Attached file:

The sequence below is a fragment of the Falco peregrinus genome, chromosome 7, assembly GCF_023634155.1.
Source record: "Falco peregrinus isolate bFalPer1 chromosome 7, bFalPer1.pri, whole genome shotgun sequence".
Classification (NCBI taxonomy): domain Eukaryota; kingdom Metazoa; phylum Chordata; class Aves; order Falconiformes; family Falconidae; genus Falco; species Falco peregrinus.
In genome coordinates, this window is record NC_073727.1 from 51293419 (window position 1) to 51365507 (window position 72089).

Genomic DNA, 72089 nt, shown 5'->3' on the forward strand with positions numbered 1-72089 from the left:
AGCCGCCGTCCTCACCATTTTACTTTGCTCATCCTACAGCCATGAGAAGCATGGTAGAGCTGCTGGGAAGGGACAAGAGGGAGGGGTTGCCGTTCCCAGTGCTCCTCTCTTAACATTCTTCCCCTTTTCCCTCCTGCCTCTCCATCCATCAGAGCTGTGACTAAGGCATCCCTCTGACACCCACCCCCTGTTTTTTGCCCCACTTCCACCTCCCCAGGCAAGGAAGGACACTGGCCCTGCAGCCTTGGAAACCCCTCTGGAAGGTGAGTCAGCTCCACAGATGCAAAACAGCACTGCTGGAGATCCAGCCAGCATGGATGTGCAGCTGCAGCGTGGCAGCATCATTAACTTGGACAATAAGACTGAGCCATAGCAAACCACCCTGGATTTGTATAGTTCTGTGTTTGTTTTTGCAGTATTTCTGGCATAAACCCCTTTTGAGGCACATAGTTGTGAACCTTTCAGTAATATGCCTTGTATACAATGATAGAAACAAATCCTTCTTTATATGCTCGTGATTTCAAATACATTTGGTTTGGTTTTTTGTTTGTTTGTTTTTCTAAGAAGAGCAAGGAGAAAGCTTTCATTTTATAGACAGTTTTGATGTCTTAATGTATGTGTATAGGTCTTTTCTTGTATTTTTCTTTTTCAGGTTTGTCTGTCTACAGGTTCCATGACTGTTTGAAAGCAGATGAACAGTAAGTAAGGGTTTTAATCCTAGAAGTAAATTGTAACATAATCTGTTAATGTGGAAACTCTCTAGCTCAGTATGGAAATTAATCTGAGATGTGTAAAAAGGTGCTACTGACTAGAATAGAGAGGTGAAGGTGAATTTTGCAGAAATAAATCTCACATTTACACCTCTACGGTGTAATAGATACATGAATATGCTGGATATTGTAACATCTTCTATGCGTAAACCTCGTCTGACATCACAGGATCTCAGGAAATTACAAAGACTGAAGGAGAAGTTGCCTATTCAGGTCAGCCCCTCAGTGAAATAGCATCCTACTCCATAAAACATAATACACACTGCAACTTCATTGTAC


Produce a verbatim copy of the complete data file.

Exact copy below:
The sequence below is a fragment of the Falco peregrinus genome, chromosome 7, assembly GCF_023634155.1.
Source record: "Falco peregrinus isolate bFalPer1 chromosome 7, bFalPer1.pri, whole genome shotgun sequence".
Classification (NCBI taxonomy): domain Eukaryota; kingdom Metazoa; phylum Chordata; class Aves; order Falconiformes; family Falconidae; genus Falco; species Falco peregrinus.
In genome coordinates, this window is record NC_073727.1 from 51293419 (window position 1) to 51365507 (window position 72089).

Genomic DNA, 72089 nt, shown 5'->3' on the forward strand with positions numbered 1-72089 from the left:
AGCCGCCGTCCTCACCATTTTACTTTGCTCATCCTACAGCCATGAGAAGCATGGTAGAGCTGCTGGGAAGGGACAAGAGGGAGGGGTTGCCGTTCCCAGTGCTCCTCTCTTAACATTCTTCCCCTTTTCCCTCCTGCCTCTCCATCCATCAGAGCTGTGACTAAGGCATCCCTCTGACACCCACCCCCTGTTTTTTGCCCCACTTCCACCTCCCCAGGCAAGGAAGGACACTGGCCCTGCAGCCTTGGAAACCCCTCTGGAAGGTGAGTCAGCTCCACAGATGCAAAACAGCACTGCTGGAGATCCAGCCAGCATGGATGTGCAGCTGCAGCGTGGCAGCATCATTAACTTGGACAATAAGACTGAGCCATAGCAAACCACCCTGGATTTGTATAGTTCTGTGTTTGTTTTTGCAGTATTTCTGGCATAAACCCCTTTTGAGGCACATAGTTGTGAACCTTTCAGTAATATGCCTTGTATACAATGATAGAAACAAATCCTTCTTTATATGCTCGTGATTTCAAATACATTTGGTTTGGTTTTTTGTTTGTTTGTTTTTCTAAGAAGAGCAAGGAGAAAGCTTTCATTTTATAGACAGTTTTGATGTCTTAATGTATGTGTATAGGTCTTTTCTTGTATTTTTCTTTTTCAGGTTTGTCTGTCTACAGGTTCCATGACTGTTTGAAAGCAGATGAACAGTAAGTAAGGGTTTTAATCCTAGAAGTAAATTGTAACATAATCTGTTAATGTGGAAACTCTCTAGCTCAGTATGGAAATTAATCTGAGATGTGTAAAAAGGTGCTACTGACTAGAATAGAGAGGTGAAGGTGAATTTTGCAGAAATAAATCTCACATTTACACCTCTACGGTGTAATAGATACATGAATATGCTGGATATTGTAACATCTTCTATGCGTAAACCTCGTCTGACATCACAGGATCTCAGGAAATTACAAAGACTGAAGGAGAAGTTGCCTATTCAGGTCAGCCCCTCAGTGAAATAGCATCCTACTCCATAAAACATAATACACACTGCAACTTCATTGTAC